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Legg-Calve-Perthes disease is a problem with the ball-and-socket joint where the femur (thighbone) and pelvis meet. It happens when the joint temporarily does not get enough blood. This causes the bone to die, making it more likely to break. The ball part of the socket becomes flat and more difficult to move.
After several months, the blood supply returns to the joint. Over the next few years, the new blood cells slowly rebuild the dead bone. Legg-Calve-Perthes usually affects one hip, but it can affect both. One of the most common hip disorders, it is found in about 5 children per 100,000. The disease is most common in boys between the ages of 4 and 10.
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Patients can be seen by Texas Children's experts in Orthopedics.
Causes & Risk Factors
The cause of Legg-Calve-Perthes disease is not yet known.
Risk factors include:
- Age: Children of any age can have the disease, but it is most common between ages 4 and 10
- Gender: It is 5 times more common in boys
- Race: It is more common in white children of Northern European ancestry
- Family history: In rare cases, Legg-Calve-Perthes runs in families
Symptoms & Types
Limping is often the first symptom of Legg-Calve-Perthes disease. The condition usually is painless, but the child may feel slight discomfort that comes and goes.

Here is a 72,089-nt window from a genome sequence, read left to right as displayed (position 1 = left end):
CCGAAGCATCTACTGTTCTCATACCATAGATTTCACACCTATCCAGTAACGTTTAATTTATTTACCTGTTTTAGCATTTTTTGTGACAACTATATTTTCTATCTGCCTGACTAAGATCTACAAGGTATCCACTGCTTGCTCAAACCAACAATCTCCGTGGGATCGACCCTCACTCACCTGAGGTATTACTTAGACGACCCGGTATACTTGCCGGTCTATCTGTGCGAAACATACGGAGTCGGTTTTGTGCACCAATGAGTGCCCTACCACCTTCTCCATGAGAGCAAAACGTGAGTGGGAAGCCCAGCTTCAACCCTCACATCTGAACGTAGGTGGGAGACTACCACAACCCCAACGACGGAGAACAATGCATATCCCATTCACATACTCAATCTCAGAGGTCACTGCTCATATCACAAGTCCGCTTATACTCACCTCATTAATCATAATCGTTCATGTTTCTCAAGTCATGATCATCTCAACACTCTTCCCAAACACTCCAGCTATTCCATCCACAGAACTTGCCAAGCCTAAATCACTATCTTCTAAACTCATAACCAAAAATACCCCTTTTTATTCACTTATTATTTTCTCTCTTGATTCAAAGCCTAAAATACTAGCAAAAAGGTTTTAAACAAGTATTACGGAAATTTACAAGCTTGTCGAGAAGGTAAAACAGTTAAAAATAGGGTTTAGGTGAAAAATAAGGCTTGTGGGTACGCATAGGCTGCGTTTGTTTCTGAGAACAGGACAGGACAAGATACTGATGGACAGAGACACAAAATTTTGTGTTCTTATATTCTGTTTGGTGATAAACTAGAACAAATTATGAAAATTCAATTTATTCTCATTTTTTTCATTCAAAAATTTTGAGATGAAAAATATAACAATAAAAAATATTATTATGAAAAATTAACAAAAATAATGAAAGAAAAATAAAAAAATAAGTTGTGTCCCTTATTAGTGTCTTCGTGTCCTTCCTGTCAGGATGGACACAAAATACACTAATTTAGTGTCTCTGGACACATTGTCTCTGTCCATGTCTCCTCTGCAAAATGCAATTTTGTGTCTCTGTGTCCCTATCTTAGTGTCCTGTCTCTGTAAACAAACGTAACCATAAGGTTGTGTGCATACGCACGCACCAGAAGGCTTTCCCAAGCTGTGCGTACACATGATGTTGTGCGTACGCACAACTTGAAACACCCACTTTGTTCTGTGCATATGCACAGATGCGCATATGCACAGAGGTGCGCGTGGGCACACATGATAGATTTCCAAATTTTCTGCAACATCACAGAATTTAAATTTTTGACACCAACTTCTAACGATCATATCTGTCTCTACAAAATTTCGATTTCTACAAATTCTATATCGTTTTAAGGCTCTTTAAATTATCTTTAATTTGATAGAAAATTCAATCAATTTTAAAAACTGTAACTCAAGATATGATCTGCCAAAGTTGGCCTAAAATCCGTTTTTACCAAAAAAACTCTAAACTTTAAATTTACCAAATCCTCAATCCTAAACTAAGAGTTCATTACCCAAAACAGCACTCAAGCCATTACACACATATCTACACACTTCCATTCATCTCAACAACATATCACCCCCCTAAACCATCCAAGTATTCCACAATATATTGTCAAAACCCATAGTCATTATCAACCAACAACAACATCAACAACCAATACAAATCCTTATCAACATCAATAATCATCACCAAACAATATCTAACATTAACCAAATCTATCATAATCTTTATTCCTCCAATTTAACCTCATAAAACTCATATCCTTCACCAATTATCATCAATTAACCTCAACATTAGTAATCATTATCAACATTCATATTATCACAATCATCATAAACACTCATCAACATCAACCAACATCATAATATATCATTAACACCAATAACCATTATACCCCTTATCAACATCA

Other signs may include:
- Knee pain
- Stiff hips, less movement in hips
- Pain in thigh or groin
- Difference in length of legs
- Loss of upper thigh muscles
- Limited range of motion
Diagnosis & Tests
To test for Legg-Calve-Perthes disease, the doctor first will complete a detailed medical history and physical exam. The doctor will examine the child for a limp or loss of hip motion.
Other tests may be done, including imaging tests, such as X-rays or MRI (magnetic resonance imaging).
Treatment & Care
Legg-Calve-Perthes disease is treated by keeping the thighbone as round as possible and inside the socket. This is called containment. It lets the bone heal and makes sure the hip keeps good range of motion.
Treatment may include:
- Bed rest
- Limiting certain activities, like running
- Physical therapy
- Anti-inflammatory medicine to help with pain and stiffness in the hip
- A cast or brace
- Use of walker or crutches
If these methods do not work, surgery may be needed. The type of surgery depends on how bad the problem is and the shape of the ball in the hip joint. It may range from a procedure to make a groin muscle longer to osteotomy, a major surgery to reshape the pelvis.
Living & Managing
While certain activities, such as running, are restricted during treatment for Legg-Calve-Perthes, it is often possible for a child to remain active. Swimming is often a good type of exercise.
Some children with Legg-Calve-Perthes disease have arthritis when they are adults.
How well a child does depends on his age and how advanced the condition is. If he is treated younger than 6, chances are high the hip joint will be normal. It is more common for children over 6 to have a deformed hip joint after treatment and have arthritis later in life.
Early diagnosis and regular follow-up visits with an orthopedic specialist are important.